I may have mentioned that our family adopted a new dog in March. After losing our dearest companion of 12 years in December, we thought we were ready.  Bumble, our new addition, is exactly what we needed, although we did not know it. He is everything our previous dog was not -- young, energetic, distracted, loud and pretty bossy.  

I have been attending dog obedience class with him for seven weeks now. We are expecting to graduate and move on to the next class. (“Expecting” is the operative word here; believe me it is not a given.)

Ah yes, there have been some improvements. No longer does he pull my arm out of the socket when we walk, or lunge at people when we are walking around the greenway. (Again, a public apology to that very nice man that Bumble jumped at in April at Lake Johnson; I know he scared you, so truly sorry.) His “counter surfing” is improving, and by that I mean it is less frequent. And he really does seem a bit calmer.

So what has changed? Me. Yep, it is true. Turns out I was the one with the bad habits, not the dog. I had to change the way I parented him. I had to learn how to be the leader in this relationship. No longer can I stare adoringly at my cute puppy. I must be firm, strong and quite frankly kind of mean. Or at least do it with a stern voice. It is hard to remember all of this and be consistent. I mean, he is just so cute and is always so happy to see me.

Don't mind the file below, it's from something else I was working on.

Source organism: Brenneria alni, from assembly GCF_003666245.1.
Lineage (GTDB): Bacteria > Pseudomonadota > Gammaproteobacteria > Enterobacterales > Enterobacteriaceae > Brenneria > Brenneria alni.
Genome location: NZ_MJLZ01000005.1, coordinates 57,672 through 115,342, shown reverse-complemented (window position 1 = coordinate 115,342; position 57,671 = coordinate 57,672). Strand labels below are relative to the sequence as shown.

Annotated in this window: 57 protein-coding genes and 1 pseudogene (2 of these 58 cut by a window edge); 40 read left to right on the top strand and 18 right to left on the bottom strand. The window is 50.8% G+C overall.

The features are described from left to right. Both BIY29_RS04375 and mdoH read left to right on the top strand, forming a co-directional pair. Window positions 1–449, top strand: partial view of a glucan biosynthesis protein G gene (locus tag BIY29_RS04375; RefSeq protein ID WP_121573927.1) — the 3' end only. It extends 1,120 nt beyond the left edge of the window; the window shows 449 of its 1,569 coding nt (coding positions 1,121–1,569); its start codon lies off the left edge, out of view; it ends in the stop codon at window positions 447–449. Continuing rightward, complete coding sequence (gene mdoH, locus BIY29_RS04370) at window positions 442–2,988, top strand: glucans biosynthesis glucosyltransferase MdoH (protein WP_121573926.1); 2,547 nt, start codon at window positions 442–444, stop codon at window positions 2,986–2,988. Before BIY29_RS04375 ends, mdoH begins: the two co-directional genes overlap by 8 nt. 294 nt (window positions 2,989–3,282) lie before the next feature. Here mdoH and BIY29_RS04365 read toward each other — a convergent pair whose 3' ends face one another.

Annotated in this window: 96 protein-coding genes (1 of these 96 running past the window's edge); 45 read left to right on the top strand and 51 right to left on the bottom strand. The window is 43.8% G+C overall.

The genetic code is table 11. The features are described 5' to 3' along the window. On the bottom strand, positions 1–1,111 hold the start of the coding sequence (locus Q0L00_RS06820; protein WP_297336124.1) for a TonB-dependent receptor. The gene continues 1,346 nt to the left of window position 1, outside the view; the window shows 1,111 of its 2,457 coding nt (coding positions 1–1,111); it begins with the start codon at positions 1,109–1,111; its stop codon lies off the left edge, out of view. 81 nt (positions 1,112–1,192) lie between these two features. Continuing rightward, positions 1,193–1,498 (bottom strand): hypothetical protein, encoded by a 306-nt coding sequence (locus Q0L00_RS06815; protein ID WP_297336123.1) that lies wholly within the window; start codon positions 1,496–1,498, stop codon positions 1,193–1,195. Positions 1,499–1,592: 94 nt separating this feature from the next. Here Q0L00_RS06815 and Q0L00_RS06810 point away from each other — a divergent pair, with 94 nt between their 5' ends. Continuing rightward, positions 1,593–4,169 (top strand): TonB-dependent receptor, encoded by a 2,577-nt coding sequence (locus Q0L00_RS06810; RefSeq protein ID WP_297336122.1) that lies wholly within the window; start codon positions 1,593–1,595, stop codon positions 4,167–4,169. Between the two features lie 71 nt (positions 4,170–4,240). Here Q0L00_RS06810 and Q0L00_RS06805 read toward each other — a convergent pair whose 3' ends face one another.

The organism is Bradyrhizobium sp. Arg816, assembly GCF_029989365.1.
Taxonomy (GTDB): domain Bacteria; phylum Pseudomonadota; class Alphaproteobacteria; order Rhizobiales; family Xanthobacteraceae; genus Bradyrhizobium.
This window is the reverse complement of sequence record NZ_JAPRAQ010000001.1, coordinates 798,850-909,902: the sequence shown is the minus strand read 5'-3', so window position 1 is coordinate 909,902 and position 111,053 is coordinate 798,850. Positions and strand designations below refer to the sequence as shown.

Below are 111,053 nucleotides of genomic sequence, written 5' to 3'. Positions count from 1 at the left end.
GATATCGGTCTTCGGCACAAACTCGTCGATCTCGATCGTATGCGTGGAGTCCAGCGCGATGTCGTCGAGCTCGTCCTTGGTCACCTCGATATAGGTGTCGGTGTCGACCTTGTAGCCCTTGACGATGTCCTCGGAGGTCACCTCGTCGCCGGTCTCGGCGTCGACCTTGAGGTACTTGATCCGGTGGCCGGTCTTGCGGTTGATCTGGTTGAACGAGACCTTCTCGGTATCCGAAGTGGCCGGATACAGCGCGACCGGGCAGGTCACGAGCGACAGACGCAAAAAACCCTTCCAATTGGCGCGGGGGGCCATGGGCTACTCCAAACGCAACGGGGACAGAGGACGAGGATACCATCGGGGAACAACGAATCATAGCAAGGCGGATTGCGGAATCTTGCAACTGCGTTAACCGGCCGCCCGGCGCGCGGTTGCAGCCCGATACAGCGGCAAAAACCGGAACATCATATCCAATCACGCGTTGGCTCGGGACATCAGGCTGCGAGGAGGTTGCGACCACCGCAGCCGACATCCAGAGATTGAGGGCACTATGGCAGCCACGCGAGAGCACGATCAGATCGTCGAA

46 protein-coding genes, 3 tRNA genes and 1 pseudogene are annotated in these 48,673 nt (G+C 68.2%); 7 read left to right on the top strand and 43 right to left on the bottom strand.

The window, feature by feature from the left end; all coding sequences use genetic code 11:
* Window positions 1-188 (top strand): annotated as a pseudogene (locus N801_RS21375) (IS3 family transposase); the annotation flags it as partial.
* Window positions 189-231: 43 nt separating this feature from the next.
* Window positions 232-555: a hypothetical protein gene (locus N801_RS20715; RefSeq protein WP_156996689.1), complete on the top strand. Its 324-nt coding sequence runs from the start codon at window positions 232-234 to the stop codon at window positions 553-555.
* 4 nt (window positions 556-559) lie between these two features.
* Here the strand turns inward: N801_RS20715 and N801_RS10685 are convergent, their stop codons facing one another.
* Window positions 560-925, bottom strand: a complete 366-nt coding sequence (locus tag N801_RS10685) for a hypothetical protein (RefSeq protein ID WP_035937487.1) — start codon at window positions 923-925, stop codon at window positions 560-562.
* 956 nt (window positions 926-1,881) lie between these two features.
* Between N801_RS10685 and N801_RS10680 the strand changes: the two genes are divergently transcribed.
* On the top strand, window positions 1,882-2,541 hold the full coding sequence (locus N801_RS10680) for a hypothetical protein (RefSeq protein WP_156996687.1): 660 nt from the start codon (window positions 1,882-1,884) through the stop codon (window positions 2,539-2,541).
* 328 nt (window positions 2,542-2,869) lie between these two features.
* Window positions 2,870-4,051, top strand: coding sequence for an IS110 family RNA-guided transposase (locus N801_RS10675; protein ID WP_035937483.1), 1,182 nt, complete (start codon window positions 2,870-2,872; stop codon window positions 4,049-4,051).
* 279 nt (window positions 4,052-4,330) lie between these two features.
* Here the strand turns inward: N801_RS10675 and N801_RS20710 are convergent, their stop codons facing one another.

So again, a reaffirmation of one of life’s hardest lessons: learning that you can only change yourself. Yep, the adage is true for relationships with people and I guess with dogs too.

We have a new software program here at the Foundation. We know this will help us be more efficient and to keep track of information that helps us work more effectively and allow us to work remotely with our fundholders. New and improved. We think it is great. 

The “but” of this is, it takes training. And it takes a willingness to change. We have to do things differently. We have to learn how to use it, which means taking the time to learn it and taking the time to actually use it. The bottom line is it is all about change. Undoing old habits and doing things differently takes energy.

A long-held belief is that it takes 21 to 28 days to learn a new habit. Well, studies show that it can actually take 66 days before a new habit is formed -- or even longer. And clearly, if change were so easy then everyone would be doing it.  

The key is willingness.  I am sticking with it. My counter-surfing days are over.

 

 

 

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  1. Beth Jenkins's avatar
    Beth Jenkins
    | Permalink
    I'm just guessing here, but could the new software habit we all need to adopt possibly start with a "C"?!

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